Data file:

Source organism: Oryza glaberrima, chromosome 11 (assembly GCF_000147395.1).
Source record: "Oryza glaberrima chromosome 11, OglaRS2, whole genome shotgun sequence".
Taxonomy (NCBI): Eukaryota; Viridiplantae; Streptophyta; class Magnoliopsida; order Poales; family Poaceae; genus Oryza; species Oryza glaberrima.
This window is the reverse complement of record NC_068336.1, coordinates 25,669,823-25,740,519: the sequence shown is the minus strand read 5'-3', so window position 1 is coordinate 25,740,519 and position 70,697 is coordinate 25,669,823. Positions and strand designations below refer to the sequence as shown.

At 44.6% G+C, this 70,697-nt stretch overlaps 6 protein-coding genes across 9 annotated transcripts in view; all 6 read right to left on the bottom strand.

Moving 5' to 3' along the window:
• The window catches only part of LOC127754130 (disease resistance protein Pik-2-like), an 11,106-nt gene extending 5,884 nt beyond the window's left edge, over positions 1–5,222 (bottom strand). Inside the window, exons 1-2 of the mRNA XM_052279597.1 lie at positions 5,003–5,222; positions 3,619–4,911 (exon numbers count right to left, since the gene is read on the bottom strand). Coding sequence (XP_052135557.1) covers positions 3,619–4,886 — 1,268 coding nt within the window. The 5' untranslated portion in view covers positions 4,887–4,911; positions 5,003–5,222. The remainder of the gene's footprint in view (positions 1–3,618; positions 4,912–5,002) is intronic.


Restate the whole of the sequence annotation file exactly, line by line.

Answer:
Source organism: Oryza glaberrima, chromosome 11 (assembly GCF_000147395.1).
Source record: "Oryza glaberrima chromosome 11, OglaRS2, whole genome shotgun sequence".
Taxonomy (NCBI): Eukaryota; Viridiplantae; Streptophyta; class Magnoliopsida; order Poales; family Poaceae; genus Oryza; species Oryza glaberrima.
This window is the reverse complement of record NC_068336.1, coordinates 25,669,823-25,740,519: the sequence shown is the minus strand read 5'-3', so window position 1 is coordinate 25,740,519 and position 70,697 is coordinate 25,669,823. Positions and strand designations below refer to the sequence as shown.

At 44.6% G+C, this 70,697-nt stretch overlaps 6 protein-coding genes across 9 annotated transcripts in view; all 6 read right to left on the bottom strand.

Moving 5' to 3' along the window:
• The window catches only part of LOC127754130 (disease resistance protein Pik-2-like), an 11,106-nt gene extending 5,884 nt beyond the window's left edge, over positions 1–5,222 (bottom strand). Inside the window, exons 1-2 of the mRNA XM_052279597.1 lie at positions 5,003–5,222; positions 3,619–4,911 (exon numbers count right to left, since the gene is read on the bottom strand). Coding sequence (XP_052135557.1) covers positions 3,619–4,886 — 1,268 coding nt within the window. The 5' untranslated portion in view covers positions 4,887–4,911; positions 5,003–5,222. The remainder of the gene's footprint in view (positions 1–3,618; positions 4,912–5,002) is intronic.